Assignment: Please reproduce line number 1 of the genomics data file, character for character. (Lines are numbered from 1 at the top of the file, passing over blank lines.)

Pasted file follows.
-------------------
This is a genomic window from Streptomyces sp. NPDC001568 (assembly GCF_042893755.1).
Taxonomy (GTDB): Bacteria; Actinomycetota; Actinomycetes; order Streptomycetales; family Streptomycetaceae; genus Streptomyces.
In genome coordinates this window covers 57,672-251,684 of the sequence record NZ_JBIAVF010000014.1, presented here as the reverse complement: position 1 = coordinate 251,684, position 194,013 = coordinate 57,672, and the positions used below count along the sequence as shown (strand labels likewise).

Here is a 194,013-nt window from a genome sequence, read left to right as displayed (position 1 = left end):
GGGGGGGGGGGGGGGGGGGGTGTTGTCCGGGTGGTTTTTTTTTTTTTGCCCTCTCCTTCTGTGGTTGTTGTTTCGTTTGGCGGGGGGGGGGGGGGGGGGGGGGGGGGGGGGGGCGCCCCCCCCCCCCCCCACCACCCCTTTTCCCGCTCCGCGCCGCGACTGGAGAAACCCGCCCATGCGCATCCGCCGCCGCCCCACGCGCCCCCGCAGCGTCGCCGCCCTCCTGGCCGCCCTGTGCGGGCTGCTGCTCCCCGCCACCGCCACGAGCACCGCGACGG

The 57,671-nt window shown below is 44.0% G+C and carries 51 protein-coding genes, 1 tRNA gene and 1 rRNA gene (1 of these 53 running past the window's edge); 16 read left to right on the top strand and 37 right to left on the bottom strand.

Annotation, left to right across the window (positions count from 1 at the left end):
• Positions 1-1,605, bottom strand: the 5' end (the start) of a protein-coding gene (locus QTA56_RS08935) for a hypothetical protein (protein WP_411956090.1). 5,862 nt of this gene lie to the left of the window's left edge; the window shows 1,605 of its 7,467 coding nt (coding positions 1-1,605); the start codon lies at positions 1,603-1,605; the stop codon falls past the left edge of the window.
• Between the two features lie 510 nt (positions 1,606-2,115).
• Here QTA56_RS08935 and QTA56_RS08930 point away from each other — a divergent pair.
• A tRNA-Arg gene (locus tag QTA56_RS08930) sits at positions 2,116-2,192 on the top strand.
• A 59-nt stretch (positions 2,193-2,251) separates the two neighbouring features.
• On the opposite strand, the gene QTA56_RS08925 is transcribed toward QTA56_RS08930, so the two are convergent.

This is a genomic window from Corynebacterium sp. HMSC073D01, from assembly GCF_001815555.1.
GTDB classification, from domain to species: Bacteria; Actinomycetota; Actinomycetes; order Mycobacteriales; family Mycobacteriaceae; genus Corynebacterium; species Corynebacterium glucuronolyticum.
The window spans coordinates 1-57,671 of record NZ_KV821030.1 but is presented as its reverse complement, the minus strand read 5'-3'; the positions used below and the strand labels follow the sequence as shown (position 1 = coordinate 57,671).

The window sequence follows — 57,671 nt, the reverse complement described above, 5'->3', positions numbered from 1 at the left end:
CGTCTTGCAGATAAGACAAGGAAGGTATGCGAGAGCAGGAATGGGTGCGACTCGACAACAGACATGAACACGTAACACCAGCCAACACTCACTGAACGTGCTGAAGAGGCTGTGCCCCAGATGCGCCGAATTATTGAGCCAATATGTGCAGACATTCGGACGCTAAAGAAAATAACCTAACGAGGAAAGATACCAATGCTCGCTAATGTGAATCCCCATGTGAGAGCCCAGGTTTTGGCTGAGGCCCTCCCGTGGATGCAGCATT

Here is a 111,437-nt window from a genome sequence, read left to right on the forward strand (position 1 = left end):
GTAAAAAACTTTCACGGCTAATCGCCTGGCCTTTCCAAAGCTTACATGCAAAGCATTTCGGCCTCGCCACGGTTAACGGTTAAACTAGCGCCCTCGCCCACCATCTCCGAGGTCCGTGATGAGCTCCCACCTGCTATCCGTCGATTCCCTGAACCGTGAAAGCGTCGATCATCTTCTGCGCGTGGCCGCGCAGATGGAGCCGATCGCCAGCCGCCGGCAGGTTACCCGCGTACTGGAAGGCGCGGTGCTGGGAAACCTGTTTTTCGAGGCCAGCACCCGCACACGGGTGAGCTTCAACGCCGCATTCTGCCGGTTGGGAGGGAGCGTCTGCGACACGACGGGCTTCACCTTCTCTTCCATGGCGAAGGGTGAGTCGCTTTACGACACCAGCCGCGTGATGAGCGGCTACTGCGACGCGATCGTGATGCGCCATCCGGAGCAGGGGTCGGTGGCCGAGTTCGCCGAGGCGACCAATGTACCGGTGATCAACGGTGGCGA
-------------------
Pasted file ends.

This is a genomic window from Streptomyces sp. NPDC001568 (assembly GCF_042893755.1).